She waited at her table in front of an empty cup of coffee for almost two hours. The shop was getting close to closing, yet the staff could see why she was hiding and gave her a few minutes after they switched off the sign. The boys had decided to stay, waiting for her to come out. She gathered her things and decided that she had to get back to her car as quickly as possible. As she exited the building she looked at the several yards between the doors as what it was: a public walk of humiliation. Their words were followed by pieces of trash, some throwing scraps of food that strayed across her face, hiding what tears were starting to form. As they surrounded her the fury of objects became a sort of violent pornography, covering the face of a person they saw as nothing but a parasite. Threats of rape, which they said she should welcome, were only a small piece of the desecration. When she closed the car door she was covered with smears of rotten fast food, and she could hardly hear her own sobbing over the laughter of the teenage jury.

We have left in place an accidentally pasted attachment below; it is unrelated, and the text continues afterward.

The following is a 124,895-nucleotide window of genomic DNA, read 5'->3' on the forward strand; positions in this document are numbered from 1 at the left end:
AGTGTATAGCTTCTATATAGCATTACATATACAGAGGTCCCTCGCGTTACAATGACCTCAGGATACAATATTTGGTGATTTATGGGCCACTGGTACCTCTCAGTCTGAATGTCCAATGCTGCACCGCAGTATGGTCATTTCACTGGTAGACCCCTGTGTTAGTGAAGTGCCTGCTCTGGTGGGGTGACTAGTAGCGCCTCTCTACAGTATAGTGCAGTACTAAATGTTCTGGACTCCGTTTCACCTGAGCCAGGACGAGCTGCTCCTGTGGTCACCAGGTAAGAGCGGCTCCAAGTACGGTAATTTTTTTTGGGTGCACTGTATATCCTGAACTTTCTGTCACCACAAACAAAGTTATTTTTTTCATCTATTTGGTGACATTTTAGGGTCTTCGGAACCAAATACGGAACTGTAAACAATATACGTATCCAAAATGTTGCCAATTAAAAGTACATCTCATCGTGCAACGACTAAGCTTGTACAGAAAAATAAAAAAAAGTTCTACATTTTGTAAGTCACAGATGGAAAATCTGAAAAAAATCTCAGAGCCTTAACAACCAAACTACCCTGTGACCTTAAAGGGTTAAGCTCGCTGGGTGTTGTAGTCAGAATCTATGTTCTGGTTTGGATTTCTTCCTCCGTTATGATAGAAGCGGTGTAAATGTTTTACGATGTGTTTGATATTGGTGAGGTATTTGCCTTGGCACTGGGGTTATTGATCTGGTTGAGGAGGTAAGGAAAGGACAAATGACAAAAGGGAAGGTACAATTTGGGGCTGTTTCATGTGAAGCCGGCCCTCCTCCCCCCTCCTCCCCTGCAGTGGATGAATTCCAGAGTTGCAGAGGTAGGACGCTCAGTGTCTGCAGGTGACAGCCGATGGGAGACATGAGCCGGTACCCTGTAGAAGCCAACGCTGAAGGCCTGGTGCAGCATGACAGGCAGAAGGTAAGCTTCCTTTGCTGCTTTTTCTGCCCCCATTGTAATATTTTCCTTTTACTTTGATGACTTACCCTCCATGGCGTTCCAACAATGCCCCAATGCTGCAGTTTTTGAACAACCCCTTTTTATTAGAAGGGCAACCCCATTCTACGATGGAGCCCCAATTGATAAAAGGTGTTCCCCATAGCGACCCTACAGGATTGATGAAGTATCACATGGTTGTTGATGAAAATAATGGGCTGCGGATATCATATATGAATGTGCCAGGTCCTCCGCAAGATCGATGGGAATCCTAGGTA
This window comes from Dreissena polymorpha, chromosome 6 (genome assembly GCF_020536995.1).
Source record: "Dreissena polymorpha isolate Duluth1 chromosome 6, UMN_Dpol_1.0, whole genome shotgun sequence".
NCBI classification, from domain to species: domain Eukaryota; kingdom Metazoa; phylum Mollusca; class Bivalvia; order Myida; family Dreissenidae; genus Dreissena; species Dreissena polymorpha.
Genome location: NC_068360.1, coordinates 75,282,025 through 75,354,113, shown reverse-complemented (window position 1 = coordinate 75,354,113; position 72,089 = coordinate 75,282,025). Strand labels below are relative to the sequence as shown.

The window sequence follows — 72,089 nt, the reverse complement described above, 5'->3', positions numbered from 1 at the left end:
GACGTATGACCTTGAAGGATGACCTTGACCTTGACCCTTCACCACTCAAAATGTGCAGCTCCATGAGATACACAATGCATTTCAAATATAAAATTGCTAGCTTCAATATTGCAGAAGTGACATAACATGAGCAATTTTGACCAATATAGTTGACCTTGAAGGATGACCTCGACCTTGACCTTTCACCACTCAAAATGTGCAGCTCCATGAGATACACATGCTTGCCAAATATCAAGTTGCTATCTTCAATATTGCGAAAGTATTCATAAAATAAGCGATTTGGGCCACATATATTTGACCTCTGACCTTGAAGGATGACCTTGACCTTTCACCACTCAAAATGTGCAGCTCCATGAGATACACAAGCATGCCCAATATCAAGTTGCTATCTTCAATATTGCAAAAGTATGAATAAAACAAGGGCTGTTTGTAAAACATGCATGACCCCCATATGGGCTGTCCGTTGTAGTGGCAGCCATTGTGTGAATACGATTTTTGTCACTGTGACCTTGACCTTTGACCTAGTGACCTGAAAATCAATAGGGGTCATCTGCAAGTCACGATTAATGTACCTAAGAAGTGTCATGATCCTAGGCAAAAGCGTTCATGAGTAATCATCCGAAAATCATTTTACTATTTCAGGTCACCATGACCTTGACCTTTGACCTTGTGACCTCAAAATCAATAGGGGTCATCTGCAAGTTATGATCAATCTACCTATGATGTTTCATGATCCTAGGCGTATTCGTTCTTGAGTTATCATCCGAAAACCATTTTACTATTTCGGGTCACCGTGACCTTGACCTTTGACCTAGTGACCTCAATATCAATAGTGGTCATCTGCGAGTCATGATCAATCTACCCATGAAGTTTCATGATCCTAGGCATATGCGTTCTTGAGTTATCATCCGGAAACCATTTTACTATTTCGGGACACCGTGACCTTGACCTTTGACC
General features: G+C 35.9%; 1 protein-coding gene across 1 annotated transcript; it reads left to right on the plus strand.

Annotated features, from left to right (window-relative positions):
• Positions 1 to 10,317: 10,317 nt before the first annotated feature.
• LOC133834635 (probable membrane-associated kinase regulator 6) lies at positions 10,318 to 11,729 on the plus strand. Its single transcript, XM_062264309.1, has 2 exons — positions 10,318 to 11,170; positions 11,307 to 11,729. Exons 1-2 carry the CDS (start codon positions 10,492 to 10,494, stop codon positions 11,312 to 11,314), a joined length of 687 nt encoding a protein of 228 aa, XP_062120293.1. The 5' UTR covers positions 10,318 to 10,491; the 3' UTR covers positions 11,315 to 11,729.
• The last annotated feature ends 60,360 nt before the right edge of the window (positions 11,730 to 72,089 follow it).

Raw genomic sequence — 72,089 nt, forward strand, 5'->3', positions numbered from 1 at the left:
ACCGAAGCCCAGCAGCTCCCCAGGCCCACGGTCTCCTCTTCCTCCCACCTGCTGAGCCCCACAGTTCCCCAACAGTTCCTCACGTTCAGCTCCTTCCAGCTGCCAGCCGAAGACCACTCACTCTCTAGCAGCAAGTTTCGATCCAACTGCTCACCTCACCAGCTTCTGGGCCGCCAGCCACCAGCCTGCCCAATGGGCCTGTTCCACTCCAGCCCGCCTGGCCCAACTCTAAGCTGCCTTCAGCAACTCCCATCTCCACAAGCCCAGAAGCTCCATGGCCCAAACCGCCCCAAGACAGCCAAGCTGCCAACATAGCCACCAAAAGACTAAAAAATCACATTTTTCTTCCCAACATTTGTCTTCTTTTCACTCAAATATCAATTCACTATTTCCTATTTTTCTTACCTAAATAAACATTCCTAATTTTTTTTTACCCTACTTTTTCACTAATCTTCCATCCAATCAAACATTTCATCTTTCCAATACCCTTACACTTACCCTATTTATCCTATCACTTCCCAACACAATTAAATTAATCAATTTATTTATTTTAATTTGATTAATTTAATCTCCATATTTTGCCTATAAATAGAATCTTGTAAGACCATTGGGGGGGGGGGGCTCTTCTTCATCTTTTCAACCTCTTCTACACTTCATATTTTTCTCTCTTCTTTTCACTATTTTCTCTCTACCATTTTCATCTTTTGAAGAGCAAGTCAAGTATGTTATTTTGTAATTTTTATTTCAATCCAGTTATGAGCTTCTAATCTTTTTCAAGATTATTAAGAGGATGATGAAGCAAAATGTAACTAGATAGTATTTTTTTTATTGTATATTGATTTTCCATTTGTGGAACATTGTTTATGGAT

The fat liberation movement came out of the 1970s, given strength by the rise of feminist voices, liberation-oriented queers, of anti-war punks, and social ecologists, in a time when challenging even the most fundamental types of injustice seemed to blow with the wind. (1) It was swallowed up in the consumerism of the 1980s, the obsessive yo-yo dieting that became branded and turned into a middle-income commodity, and in narratives like the “obesity epidemic” and the food justice culture around anti-GMO and processed food activism. Today we are seeing a strike back, the movement climbing up out of the recesses of a fragmented past and demanding recognition.
Fat bodies exist. They cannot be eliminated. They will no longer be subject to ridicule, hatred, and displacement.
The ideas implicit to body liberation are steeped in revolutionary meta-politics, when we see how deeply they tie to systems of oppression and stratification. So where is our ‘fat anarchism?’